Smoke and cooking can attracted unwanted guests. I'll take a side trip here, when I was younger I loved hunting for arrow heads. The best place to find them was near creeks and rivers. Usually on a rise (hill). Native Americans built their camps on the top of hills because anyone attacking had to run up hill. That gave them a tactical advantage when stone axes and bow and flint tipped arrows where the high tech weapons of the time. It's an interesting concept to ponder.

Choose a site that is easy to defend. Has cover from snipers and makes any invader run up hill to get to you. Simple age old tactics still work. High powered rifles change the equation some, but can be compensated for. A good site factors in being shot from a distance, forces the enemy to come to you and adding traps to stop them is tactical. A ravine can be a good site, but heavy rains can ruin your camp. So study any base camp sites very carefully.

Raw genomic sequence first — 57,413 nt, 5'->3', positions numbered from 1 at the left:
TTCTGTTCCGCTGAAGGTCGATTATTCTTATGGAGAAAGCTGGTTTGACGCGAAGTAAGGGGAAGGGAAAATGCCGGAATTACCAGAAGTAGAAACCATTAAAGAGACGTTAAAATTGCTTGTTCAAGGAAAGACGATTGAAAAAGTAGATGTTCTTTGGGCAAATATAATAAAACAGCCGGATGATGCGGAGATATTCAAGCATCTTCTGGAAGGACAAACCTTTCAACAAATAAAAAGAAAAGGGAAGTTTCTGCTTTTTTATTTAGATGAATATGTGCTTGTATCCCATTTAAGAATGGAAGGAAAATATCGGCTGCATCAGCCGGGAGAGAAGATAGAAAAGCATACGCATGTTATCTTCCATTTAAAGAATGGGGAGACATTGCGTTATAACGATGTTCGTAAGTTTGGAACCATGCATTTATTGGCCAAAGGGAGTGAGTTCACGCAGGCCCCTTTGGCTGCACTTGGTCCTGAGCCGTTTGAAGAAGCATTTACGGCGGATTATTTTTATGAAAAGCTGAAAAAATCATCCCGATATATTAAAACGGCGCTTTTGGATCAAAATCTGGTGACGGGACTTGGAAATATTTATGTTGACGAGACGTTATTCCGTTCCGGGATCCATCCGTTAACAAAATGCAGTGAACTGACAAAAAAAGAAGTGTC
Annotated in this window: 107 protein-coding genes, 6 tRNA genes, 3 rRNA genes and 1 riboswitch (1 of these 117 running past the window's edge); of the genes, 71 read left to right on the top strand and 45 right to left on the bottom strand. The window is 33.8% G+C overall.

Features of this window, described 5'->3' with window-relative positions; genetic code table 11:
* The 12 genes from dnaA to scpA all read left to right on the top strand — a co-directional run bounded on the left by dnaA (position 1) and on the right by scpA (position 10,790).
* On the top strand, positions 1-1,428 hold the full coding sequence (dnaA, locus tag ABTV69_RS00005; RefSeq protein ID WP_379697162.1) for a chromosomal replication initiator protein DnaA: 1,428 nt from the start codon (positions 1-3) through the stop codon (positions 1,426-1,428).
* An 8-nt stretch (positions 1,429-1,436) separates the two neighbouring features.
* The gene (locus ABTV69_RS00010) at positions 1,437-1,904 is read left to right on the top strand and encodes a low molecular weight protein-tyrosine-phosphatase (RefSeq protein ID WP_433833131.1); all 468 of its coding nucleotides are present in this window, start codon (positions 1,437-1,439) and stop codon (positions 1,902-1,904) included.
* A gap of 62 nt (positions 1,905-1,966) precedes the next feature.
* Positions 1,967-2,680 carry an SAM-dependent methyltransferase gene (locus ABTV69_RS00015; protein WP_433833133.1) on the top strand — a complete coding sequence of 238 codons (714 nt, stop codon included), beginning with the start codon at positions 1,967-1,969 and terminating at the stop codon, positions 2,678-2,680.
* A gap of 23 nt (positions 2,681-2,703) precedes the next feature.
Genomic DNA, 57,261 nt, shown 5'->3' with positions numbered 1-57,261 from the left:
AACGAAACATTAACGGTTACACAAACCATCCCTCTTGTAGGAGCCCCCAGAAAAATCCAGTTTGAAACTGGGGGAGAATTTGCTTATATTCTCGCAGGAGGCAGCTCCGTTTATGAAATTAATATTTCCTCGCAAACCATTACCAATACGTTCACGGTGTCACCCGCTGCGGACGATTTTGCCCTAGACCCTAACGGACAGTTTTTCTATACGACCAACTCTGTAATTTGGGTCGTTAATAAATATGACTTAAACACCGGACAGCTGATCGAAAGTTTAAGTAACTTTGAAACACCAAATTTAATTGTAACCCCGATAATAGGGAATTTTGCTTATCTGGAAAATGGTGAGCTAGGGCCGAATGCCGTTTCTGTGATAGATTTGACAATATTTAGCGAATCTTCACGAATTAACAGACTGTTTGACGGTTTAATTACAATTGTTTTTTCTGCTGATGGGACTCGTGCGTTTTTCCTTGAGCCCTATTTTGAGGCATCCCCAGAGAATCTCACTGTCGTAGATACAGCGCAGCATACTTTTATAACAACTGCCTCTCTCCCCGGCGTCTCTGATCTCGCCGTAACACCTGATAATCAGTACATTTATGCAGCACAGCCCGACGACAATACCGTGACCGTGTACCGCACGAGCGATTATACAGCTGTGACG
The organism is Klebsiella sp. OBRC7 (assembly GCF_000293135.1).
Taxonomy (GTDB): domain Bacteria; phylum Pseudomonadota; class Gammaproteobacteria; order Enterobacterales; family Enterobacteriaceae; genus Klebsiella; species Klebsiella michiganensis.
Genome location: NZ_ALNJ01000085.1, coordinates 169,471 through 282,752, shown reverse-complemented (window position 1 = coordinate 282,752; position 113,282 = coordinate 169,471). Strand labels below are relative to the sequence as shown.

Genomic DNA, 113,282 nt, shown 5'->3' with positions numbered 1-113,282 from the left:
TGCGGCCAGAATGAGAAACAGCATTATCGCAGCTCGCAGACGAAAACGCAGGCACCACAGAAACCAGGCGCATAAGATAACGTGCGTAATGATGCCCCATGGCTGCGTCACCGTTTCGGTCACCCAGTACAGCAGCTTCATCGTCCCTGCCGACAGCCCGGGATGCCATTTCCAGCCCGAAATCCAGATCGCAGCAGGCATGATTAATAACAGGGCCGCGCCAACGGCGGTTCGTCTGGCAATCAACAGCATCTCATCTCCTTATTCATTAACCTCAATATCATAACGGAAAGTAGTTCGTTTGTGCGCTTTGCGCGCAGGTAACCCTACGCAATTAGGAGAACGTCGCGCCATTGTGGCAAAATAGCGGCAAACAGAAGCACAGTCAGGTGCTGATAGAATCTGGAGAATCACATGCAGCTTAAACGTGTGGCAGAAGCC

Hope you found some of the above stuff useful. Better to be ready than not.
 

This is likely my last post for awhile, I had the above written but never posted. But then again you never know with me, when the spirit moves me...

Saturday, September 20, 2014

Survival

I have been writing about survival for a long time. Lately not so much. I've never said TSHTF will happen. I have no crystal ball, if I did I'd be a lottery winner.

But I never rule it out either. I've been surviving all my life. I was lucky to have spent a lot of my misspent youth in the hills of Southern Ohio. I learned to fish, hunt and forage early in life. I was also lucky to have people who knew how to live in the woods teach me many things.